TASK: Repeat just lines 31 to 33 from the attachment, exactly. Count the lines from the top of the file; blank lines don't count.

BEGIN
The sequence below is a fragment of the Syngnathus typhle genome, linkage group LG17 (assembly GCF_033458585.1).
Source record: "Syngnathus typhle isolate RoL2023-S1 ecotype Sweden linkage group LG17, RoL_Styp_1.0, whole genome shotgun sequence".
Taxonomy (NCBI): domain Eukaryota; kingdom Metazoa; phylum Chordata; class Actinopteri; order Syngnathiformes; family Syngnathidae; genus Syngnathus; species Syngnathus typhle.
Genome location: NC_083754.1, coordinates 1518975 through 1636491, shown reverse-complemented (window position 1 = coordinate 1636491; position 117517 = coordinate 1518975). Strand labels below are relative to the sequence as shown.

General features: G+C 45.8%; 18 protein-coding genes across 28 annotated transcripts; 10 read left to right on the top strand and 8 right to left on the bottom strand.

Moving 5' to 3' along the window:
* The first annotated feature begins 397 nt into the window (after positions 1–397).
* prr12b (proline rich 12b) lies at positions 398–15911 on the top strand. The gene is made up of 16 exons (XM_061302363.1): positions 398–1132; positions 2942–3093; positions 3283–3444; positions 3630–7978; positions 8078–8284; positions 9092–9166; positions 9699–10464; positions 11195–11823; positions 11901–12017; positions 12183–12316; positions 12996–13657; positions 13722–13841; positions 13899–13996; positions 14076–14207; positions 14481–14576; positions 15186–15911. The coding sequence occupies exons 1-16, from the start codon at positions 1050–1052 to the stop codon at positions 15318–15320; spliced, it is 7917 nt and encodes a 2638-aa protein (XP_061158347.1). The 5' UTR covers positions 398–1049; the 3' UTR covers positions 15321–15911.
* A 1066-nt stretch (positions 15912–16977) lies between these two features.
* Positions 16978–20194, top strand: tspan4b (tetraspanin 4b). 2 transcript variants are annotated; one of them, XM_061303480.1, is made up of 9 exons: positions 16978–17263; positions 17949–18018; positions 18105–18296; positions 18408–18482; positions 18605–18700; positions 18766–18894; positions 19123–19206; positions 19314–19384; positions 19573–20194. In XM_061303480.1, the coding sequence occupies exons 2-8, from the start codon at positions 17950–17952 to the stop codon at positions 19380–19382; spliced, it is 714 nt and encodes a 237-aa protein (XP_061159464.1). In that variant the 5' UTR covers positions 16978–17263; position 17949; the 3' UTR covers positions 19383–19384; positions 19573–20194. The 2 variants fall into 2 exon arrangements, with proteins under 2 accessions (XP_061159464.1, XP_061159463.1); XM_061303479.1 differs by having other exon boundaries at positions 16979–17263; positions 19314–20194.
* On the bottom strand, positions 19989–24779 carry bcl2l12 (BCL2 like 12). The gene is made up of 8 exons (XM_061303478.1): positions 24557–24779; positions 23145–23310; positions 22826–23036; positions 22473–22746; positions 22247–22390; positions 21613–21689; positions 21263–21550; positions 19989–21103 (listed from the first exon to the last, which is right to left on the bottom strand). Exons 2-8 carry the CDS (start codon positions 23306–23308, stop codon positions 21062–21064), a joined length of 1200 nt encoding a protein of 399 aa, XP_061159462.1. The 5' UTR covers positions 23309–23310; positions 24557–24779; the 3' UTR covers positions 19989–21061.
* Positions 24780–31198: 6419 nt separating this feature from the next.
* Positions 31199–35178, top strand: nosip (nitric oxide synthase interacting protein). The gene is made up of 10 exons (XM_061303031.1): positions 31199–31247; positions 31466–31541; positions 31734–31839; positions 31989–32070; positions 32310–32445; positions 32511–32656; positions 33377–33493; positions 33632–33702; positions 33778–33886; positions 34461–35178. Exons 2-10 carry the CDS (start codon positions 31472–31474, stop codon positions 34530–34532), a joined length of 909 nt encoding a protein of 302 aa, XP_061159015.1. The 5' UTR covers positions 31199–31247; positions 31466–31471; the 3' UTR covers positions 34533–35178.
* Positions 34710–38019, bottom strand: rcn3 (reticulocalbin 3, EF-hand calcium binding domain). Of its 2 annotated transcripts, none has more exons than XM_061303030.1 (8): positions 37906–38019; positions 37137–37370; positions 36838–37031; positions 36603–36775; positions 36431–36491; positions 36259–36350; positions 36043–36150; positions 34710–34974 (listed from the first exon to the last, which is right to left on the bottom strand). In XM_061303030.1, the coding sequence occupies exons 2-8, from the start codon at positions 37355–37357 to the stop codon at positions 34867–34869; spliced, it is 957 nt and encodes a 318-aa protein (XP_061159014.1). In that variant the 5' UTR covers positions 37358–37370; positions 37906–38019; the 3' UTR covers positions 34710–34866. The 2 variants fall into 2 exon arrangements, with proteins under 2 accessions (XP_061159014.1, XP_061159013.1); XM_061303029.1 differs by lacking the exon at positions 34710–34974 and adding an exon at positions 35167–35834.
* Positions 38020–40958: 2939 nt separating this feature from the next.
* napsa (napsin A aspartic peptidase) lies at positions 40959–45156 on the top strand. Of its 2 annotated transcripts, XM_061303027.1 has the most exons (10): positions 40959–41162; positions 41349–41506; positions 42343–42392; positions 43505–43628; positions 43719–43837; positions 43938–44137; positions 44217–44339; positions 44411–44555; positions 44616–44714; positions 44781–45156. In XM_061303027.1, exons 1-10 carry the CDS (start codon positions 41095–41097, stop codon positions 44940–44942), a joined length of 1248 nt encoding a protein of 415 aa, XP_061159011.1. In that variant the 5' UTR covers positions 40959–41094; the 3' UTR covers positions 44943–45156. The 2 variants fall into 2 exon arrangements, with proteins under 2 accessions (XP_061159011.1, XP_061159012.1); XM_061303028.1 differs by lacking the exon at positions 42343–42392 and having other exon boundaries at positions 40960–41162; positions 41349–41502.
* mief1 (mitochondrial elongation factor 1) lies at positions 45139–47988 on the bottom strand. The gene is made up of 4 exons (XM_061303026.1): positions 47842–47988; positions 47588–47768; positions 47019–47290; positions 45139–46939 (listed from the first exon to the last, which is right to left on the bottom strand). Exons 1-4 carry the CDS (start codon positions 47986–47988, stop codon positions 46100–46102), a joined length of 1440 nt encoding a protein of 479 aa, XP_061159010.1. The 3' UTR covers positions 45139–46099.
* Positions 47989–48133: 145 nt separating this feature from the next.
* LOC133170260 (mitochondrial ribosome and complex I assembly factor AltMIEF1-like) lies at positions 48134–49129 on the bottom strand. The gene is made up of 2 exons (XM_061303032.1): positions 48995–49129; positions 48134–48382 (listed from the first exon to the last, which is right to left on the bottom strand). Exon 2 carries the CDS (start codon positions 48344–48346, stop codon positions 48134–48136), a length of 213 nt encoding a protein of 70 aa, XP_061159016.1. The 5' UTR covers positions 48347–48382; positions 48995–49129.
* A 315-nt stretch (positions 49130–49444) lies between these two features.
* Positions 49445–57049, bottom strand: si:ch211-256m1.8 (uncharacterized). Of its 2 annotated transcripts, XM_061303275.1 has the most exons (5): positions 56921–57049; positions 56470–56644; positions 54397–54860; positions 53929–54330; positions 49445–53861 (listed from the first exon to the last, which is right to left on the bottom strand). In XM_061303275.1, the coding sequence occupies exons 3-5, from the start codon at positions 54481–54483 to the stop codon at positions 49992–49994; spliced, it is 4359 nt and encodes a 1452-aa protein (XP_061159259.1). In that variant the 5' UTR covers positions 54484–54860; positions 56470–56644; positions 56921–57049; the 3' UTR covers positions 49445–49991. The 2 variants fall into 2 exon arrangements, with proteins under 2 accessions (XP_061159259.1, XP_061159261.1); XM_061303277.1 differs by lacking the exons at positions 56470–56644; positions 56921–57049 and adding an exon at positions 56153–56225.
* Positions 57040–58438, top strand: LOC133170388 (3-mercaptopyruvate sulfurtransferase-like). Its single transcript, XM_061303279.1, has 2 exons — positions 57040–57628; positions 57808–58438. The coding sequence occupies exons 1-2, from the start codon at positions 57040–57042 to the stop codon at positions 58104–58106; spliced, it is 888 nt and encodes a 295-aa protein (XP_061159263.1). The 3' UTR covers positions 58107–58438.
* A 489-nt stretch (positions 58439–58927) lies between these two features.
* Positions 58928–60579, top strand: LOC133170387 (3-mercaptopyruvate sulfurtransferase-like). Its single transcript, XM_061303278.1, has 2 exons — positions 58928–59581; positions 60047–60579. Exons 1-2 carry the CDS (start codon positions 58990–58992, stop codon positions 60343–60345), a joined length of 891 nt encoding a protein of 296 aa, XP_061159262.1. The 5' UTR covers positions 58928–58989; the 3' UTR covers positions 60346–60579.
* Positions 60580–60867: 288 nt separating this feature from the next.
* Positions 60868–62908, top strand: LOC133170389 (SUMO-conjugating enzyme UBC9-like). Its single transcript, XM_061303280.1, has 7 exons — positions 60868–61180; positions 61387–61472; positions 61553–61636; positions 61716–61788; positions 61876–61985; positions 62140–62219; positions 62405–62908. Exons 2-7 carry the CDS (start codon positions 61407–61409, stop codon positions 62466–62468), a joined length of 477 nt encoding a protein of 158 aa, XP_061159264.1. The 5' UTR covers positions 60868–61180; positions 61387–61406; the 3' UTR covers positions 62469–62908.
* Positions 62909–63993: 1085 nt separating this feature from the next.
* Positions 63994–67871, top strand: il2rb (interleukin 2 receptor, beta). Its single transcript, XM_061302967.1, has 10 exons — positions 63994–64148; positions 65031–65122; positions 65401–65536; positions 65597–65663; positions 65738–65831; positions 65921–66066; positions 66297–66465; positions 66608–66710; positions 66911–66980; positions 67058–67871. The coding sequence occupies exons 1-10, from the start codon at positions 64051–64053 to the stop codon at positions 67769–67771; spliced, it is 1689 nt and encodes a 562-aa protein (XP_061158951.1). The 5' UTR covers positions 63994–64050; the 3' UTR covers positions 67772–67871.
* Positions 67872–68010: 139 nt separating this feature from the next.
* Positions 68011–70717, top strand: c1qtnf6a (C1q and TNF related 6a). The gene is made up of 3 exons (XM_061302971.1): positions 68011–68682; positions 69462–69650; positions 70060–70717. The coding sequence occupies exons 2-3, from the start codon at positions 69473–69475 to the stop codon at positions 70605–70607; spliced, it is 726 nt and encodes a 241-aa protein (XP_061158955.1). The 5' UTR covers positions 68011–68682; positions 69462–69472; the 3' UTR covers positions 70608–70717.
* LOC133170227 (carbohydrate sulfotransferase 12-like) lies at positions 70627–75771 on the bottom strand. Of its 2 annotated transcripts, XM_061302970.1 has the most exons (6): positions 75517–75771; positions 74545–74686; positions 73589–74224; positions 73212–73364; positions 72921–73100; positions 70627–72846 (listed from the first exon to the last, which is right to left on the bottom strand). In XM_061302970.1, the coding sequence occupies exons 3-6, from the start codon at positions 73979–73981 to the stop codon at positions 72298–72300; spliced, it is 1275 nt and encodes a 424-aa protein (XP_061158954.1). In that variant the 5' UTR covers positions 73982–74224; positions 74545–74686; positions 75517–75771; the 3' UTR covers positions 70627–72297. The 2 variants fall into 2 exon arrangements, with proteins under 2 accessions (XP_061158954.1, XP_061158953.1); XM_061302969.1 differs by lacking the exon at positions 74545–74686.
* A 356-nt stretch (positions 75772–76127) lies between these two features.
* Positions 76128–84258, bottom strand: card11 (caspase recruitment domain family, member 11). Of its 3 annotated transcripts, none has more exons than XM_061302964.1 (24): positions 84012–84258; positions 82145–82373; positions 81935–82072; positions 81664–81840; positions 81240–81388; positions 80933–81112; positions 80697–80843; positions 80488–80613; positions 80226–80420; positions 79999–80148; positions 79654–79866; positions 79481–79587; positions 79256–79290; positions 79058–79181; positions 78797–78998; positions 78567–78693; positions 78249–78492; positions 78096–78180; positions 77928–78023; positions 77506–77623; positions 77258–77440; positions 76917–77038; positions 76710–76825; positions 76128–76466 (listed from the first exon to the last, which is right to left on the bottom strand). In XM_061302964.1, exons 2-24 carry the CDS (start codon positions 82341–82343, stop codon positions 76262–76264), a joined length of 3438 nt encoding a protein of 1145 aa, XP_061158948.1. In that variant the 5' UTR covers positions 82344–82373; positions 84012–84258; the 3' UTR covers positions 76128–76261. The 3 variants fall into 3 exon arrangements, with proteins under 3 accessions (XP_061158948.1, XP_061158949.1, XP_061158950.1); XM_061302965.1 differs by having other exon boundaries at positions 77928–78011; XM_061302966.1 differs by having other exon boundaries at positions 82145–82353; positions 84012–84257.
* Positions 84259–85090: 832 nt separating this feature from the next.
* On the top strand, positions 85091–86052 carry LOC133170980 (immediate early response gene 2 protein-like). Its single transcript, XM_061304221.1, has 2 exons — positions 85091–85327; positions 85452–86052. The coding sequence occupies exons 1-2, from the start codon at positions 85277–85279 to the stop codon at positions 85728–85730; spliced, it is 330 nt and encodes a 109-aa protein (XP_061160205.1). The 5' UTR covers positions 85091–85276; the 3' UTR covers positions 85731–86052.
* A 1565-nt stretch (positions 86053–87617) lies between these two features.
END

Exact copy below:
* LOC133170227 (carbohydrate sulfotransferase 12-like) lies at positions 70627–75771 on the bottom strand. Of its 2 annotated transcripts, XM_061302970.1 has the most exons (6): positions 75517–75771; positions 74545–74686; positions 73589–74224; positions 73212–73364; positions 72921–73100; positions 70627–72846 (listed from the first exon to the last, which is right to left on the bottom strand). In XM_061302970.1, the coding sequence occupies exons 3-6, from the start codon at positions 73979–73981 to the stop codon at positions 72298–72300; spliced, it is 1275 nt and encodes a 424-aa protein (XP_061158954.1). In that variant the 5' UTR covers positions 73982–74224; positions 74545–74686; positions 75517–75771; the 3' UTR covers positions 70627–72297. The 2 variants fall into 2 exon arrangements, with proteins under 2 accessions (XP_061158954.1, XP_061158953.1); XM_061302969.1 differs by lacking the exon at positions 74545–74686.
* A 356-nt stretch (positions 75772–76127) lies between these two features.
* Positions 76128–84258, bottom strand: card11 (caspase recruitment domain family, member 11). Of its 3 annotated transcripts, none has more exons than XM_061302964.1 (24): positions 84012–84258; positions 82145–82373; positions 81935–82072; positions 81664–81840; positions 81240–81388; positions 80933–81112; positions 80697–80843; positions 80488–80613; positions 80226–80420; positions 79999–80148; positions 79654–79866; positions 79481–79587; positions 79256–79290; positions 79058–79181; positions 78797–78998; positions 78567–78693; positions 78249–78492; positions 78096–78180; positions 77928–78023; positions 77506–77623; positions 77258–77440; positions 76917–77038; positions 76710–76825; positions 76128–76466 (listed from the first exon to the last, which is right to left on the bottom strand). In XM_061302964.1, exons 2-24 carry the CDS (start codon positions 82341–82343, stop codon positions 76262–76264), a joined length of 3438 nt encoding a protein of 1145 aa, XP_061158948.1. In that variant the 5' UTR covers positions 82344–82373; positions 84012–84258; the 3' UTR covers positions 76128–76261. The 3 variants fall into 3 exon arrangements, with proteins under 3 accessions (XP_061158948.1, XP_061158949.1, XP_061158950.1); XM_061302965.1 differs by having other exon boundaries at positions 77928–78011; XM_061302966.1 differs by having other exon boundaries at positions 82145–82353; positions 84012–84257.